While it is completely true that many of those who enter sex work are only interested in money, the same could be said about those who attend medical school.  But this type of person will rarely be among the best in her profession, nor will she be the kind of practitioner who puts clients at ease and makes them feel that she genuinely cares about their welfare.  In the case of sex work, those who are purely motivated by money are generally less successful and leave the profession sooner than those who view it as a calling; I reckon the equivalent in the medical field probably goes into administration, research or other areas involving less direct contact with patients.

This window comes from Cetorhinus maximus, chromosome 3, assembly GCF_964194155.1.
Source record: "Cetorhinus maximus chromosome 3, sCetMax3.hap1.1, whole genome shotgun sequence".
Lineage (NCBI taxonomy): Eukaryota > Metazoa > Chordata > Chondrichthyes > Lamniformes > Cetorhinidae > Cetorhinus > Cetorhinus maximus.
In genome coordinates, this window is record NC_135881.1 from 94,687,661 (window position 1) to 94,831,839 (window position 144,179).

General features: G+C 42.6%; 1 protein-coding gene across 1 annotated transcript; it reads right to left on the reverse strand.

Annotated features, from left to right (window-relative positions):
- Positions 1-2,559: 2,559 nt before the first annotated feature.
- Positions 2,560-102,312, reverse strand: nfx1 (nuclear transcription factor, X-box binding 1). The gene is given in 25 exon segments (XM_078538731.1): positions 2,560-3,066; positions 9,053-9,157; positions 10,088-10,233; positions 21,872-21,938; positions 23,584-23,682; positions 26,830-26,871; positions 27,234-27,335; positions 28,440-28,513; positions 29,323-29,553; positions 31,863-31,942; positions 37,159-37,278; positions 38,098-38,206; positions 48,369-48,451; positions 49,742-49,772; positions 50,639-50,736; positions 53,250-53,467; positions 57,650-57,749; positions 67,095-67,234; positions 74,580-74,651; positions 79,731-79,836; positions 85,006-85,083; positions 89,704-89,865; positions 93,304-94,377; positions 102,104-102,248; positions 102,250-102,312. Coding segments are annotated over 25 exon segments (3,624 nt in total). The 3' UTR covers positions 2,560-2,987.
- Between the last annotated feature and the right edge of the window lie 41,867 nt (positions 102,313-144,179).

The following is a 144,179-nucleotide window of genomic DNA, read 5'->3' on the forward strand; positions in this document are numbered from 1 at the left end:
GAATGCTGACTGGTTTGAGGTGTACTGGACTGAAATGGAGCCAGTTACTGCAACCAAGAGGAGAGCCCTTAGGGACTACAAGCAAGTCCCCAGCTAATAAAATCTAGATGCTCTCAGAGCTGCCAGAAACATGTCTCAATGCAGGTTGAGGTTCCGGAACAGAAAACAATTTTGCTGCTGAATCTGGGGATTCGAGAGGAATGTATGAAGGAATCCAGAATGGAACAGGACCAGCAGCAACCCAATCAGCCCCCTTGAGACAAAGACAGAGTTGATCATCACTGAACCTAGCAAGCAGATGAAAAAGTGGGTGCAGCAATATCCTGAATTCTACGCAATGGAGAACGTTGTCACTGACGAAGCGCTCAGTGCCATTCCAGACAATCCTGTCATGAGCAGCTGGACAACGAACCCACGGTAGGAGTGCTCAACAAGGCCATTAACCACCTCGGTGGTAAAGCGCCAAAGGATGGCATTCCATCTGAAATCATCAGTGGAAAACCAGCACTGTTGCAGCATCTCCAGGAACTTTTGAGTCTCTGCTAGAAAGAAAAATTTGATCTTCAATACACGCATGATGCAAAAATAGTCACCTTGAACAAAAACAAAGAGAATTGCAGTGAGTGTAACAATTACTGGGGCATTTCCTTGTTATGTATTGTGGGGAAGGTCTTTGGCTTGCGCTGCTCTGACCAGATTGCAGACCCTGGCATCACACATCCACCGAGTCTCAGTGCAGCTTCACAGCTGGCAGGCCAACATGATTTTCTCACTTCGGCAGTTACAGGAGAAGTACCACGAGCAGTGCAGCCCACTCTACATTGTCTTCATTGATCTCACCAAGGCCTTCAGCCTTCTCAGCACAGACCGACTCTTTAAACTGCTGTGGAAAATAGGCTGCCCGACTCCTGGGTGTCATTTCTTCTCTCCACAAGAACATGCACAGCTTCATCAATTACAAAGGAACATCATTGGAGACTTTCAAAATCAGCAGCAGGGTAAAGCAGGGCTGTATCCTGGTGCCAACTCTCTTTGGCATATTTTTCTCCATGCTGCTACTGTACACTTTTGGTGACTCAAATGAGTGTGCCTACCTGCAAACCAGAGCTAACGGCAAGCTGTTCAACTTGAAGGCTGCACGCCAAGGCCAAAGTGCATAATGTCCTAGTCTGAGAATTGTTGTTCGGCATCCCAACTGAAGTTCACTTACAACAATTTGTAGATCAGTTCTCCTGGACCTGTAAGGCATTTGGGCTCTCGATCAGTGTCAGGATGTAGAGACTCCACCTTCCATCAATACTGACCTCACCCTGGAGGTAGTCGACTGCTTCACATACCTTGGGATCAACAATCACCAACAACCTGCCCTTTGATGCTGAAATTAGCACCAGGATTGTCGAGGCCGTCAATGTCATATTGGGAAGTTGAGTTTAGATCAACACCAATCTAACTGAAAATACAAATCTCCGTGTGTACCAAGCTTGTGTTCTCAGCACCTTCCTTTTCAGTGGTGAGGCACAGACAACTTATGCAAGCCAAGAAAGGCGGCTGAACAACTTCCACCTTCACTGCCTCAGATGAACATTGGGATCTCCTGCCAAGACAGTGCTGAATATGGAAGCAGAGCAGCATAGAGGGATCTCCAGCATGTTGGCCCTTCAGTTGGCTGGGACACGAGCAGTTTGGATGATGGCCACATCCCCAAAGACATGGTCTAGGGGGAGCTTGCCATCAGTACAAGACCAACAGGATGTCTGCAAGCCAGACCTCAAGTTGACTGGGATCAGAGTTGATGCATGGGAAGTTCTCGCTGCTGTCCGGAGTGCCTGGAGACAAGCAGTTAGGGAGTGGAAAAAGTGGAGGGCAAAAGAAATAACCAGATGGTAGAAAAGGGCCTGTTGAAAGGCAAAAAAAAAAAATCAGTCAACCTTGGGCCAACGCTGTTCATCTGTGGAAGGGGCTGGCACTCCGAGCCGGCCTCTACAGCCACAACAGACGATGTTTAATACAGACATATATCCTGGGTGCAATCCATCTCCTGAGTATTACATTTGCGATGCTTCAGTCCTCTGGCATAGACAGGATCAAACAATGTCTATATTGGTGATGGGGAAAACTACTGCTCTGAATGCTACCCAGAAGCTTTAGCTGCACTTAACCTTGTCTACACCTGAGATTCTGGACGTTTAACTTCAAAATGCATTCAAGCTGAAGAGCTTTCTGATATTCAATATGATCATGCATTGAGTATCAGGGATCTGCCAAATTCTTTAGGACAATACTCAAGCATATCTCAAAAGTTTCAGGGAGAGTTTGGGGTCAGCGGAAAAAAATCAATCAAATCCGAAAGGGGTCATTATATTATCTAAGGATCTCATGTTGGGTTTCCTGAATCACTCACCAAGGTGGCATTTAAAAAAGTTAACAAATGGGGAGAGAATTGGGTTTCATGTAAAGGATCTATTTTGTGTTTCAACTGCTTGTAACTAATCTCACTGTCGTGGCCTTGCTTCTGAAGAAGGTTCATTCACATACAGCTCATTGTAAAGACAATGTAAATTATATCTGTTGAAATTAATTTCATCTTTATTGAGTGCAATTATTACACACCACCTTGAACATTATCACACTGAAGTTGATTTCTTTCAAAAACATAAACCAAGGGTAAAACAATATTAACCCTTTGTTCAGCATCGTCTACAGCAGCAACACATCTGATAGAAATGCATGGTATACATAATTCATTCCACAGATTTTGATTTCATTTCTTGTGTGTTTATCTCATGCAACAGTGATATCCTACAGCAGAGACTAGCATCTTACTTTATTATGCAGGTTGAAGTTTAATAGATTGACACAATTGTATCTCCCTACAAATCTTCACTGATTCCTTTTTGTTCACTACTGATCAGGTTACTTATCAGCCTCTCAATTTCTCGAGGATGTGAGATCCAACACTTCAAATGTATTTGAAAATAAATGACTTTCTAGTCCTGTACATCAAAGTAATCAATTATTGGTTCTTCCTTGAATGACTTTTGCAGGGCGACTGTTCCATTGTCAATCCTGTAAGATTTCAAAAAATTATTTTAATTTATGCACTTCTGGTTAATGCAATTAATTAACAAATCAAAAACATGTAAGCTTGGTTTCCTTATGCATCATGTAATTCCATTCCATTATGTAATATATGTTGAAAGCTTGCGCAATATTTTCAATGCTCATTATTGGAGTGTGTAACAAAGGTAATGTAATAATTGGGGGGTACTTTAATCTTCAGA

Those who feel drawn to the caring professions rather than simply settling for them, however, have many personality traits in common, and it shows in the considerable overlap between them.  In the years I had my escort agency no fewer than three registered nurses worked for me (either for extra money or during sabbatical), and there were also a number of practical nurses, nursing assistants and nursing students; I myself worked as a nurse’s aide for about a year in the interval between my two degrees.  I’ve also met or employed escorts who were studying medicine, veterinary medicine, psychology, physical therapy, radiology and social work, and spoken to more than one physician who did sex work while in university; in my experience, more sex workers have either worked in or studied some health-related field than any other area of expertise.  Furthermore, a large fraction of my clientele were medical doctors, and I’ve never had a health professional react poorly or irrationally to my divulging my profession to them (though I have heard some sex workers say otherwise, especially in countries with a very pronounced whore-stigma).